Emergency Appliance Repair

A typical appliance repair emergency could be a leak or smoke or even a fire coming from the household appliance.

In the event of an appliance emergency in your house, unplug the appliance immediately and call Morris Appliance Repair for local appliance repair in CITY. If there’s an electrical fire resulting from one of the large or small appliances inside of your house, we suggest calling the town fire department even before you attempt to extinguish the fire by yourself.

An electrical fire is scary and very dangerous, but there are a couple of ways to be prepared in the event of an emergency. If one of your appliances goes up in flames, it’s very important to not panic and to remain calm. Follow our easy guidelines below to keep your house safe from electrical fires.


Homeowners can prevent electrical fires from ever starting by following some basic rules of appliance safety in a home. Do not plug in too many devices into one electrical outlet—the wiring can become overloaded and then spark a fire, especially if there is clutter like paper or clothes close to the electrical outlet.

It is possible to forget about the apparent dangers of larger home appliances because they stay plugged in all the time, but they can present as much chance for a fire hazard as small devices like kitchen toasters and space heaters. Large appliances like a washing machine or dishwasher shouldn’t be left to run overnight or any time you are away from home, and try not to keep a freezer or refrigerator in line of direct sunlight, in order to prevent overworking the cooling systems.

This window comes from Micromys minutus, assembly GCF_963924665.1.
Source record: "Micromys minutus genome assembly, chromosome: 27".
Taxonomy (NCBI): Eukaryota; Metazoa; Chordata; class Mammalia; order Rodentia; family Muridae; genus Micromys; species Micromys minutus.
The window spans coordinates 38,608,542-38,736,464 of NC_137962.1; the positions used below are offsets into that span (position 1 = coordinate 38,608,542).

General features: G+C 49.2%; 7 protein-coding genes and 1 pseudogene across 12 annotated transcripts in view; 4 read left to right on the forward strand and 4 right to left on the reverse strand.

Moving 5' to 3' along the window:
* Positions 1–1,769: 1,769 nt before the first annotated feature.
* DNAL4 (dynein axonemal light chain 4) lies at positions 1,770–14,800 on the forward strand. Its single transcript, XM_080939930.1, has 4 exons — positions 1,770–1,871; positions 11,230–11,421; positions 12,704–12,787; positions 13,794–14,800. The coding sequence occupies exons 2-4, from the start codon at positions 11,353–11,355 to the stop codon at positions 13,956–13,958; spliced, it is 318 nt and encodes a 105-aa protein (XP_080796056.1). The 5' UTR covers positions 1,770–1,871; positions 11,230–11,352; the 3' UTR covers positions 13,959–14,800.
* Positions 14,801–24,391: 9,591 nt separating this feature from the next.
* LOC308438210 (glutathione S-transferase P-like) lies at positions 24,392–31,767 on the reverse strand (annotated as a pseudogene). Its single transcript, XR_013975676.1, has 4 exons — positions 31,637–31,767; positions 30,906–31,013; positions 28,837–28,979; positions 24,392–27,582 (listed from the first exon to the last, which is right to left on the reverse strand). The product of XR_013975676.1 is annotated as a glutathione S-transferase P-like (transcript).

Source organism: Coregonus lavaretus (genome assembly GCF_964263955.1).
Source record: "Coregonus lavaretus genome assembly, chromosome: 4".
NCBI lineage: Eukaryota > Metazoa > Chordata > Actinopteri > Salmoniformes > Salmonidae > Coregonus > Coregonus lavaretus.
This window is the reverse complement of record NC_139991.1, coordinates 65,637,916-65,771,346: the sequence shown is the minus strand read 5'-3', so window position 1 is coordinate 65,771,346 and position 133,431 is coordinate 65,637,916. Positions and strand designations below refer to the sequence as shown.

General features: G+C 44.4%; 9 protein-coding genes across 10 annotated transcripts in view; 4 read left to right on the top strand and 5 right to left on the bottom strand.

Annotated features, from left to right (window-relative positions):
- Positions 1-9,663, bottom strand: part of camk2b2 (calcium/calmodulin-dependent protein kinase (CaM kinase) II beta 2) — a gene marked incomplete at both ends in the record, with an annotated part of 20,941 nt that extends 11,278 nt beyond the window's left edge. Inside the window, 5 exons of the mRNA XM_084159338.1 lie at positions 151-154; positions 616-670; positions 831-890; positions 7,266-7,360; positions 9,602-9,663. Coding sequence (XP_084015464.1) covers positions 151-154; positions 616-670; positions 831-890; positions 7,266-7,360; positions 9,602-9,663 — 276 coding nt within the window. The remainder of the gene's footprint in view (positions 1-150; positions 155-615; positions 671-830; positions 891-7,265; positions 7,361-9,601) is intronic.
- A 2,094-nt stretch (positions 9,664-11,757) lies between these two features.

Check all of the outlets on a regular basis for excessive heat, burn marks, and buzzing or crackling noises that might point to electrical arcing. Make sure you keep at least one smoke detector on every floor of your house, and test the smoke detectors regularly to keep them in good working condition.


If there is an appliance repair emergency involving an electrical fire, it might be tempting to put out the flames with water, but water shouldn’t be used to put out an electrical appliance fire.

Water will conduct electricity, and pouring water on or near a power source could cause a severe electrical shock. It could even make the fire even worse. Water could conduct the electricity to other parts of the room, running the risk of igniting more flammable objects nearby.


The first step you want to do is unplug the electric appliance from the power outlet and call your local fire department. Even if you are able to handle the fire on your own, it is a good idea to have help if the flames do get out of control.

For little fires, you might be able to pour on baking soda to smother the fire. Covering the smoking or burning spot with baking soda can prevent oxygen flow to the flames with minimal risk of electrocution. Baking soda also includes sodium bicarbonate, which is the same chemical in regulation fire extinguishers. You also may be able to put out a smaller fire using a heavy blanket as well, but only if the flames are small enough not to catch the heavy blanket on fire.

For big electrical appliance fires, you need a Type C fire extinguisher. You should be sure you have at least one Type C fire extinguisher in your home. Extinguishers need to be inspected consistently to be sure they haven’t expired. If there is a operational extinguisher on hand, release the pin near the top, aim the hose at the source of the fire, and press the handle. If the flames get too dangerous to fight by yourself or you are concerned the fire may block an exit, leave the home immediately, close the door behind you, and then wait for help from the fire department.

For the small appliance fires, call Morris Appliance Repair once the flames are under control and we will identify the cause of the fire and repair the appliance and restore it to working order.


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